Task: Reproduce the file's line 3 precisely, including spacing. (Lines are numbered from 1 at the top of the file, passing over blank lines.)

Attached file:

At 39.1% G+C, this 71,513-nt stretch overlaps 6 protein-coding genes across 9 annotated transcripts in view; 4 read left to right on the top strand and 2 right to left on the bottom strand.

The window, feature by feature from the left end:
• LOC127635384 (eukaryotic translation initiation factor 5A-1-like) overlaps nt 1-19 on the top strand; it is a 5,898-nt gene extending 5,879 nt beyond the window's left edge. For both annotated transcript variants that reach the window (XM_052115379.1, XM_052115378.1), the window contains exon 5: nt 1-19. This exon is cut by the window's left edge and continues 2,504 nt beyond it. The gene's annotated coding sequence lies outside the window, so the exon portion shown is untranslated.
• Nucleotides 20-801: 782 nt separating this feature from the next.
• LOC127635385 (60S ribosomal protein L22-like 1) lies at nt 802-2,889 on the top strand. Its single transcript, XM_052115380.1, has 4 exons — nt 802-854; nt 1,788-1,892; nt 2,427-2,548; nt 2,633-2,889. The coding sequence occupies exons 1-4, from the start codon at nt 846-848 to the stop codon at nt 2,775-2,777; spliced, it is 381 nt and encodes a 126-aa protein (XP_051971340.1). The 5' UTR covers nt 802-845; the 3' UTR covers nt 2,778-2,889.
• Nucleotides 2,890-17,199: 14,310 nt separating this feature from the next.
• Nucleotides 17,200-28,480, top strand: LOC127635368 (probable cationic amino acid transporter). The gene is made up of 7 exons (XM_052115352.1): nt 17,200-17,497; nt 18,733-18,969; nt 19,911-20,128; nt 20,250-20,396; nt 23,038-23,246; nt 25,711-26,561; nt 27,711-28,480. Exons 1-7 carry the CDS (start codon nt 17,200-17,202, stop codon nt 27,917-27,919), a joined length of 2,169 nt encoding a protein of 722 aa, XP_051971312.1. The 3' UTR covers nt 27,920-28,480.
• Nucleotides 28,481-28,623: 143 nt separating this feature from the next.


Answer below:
• LOC127635384 (eukaryotic translation initiation factor 5A-1-like) overlaps nt 1-19 on the top strand; it is a 5,898-nt gene extending 5,879 nt beyond the window's left edge. For both annotated transcript variants that reach the window (XM_052115379.1, XM_052115378.1), the window contains exon 5: nt 1-19. This exon is cut by the window's left edge and continues 2,504 nt beyond it. The gene's annotated coding sequence lies outside the window, so the exon portion shown is untranslated.